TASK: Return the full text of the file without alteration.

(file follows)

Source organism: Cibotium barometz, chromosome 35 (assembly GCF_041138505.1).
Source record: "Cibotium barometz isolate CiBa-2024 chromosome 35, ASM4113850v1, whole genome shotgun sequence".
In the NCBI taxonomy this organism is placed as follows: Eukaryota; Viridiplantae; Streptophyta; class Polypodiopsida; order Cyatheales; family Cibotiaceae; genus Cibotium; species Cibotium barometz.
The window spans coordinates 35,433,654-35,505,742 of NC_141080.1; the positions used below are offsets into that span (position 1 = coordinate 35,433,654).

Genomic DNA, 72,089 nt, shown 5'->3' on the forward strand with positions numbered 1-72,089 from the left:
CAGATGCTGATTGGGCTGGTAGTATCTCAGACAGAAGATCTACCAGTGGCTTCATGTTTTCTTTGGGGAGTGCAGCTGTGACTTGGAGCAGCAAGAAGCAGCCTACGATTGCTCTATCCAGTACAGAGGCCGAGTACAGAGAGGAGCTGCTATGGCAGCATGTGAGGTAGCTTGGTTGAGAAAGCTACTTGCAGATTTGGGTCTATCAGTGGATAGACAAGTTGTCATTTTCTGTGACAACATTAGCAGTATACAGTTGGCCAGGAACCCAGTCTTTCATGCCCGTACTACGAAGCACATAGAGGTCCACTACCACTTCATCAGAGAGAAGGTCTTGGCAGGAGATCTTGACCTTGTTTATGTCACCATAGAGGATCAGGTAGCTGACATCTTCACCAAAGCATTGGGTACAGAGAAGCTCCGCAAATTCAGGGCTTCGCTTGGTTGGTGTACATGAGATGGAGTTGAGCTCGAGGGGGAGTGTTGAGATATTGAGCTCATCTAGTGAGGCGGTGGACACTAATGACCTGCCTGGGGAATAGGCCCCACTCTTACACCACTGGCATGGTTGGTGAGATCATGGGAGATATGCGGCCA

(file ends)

Source organism: Cibotium barometz, chromosome 35 (assembly GCF_041138505.1).
Source record: "Cibotium barometz isolate CiBa-2024 chromosome 35, ASM4113850v1, whole genome shotgun sequence".
In the NCBI taxonomy this organism is placed as follows: Eukaryota; Viridiplantae; Streptophyta; class Polypodiopsida; order Cyatheales; family Cibotiaceae; genus Cibotium; species Cibotium barometz.
The window spans coordinates 35,433,654-35,505,742 of NC_141080.1; the positions used below are offsets into that span (position 1 = coordinate 35,433,654).

Genomic DNA, 72,089 nt, shown 5'->3' on the forward strand with positions numbered 1-72,089 from the left:
CAGATGCTGATTGGGCTGGTAGTATCTCAGACAGAAGATCTACCAGTGGCTTCATGTTTTCTTTGGGGAGTGCAGCTGTGACTTGGAGCAGCAAGAAGCAGCCTACGATTGCTCTATCCAGTACAGAGGCCGAGTACAGAGAGGAGCTGCTATGGCAGCATGTGAGGTAGCTTGGTTGAGAAAGCTACTTGCAGATTTGGGTCTATCAGTGGATAGACAAGTTGTCATTTTCTGTGACAACATTAGCAGTATACAGTTGGCCAGGAACCCAGTCTTTCATGCCCGTACTACGAAGCACATAGAGGTCCACTACCACTTCATCAGAGAGAAGGTCTTGGCAGGAGATCTTGACCTTGTTTATGTCACCATAGAGGATCAGGTAGCTGACATCTTCACCAAAGCATTGGGTACAGAGAAGCTCCGCAAATTCAGGGCTTCGCTTGGTTGGTGTACATGAGATGGAGTTGAGCTCGAGGGGGAGTGTTGAGATATTGAGCTCATCTAGTGAGGCGGTGGACACTAATGACCTGCCTGGGGAATAGGCCCCACTCTTACACCACTGGCATGGTTGGTGAGATCATGGGAGATATGCGGCCA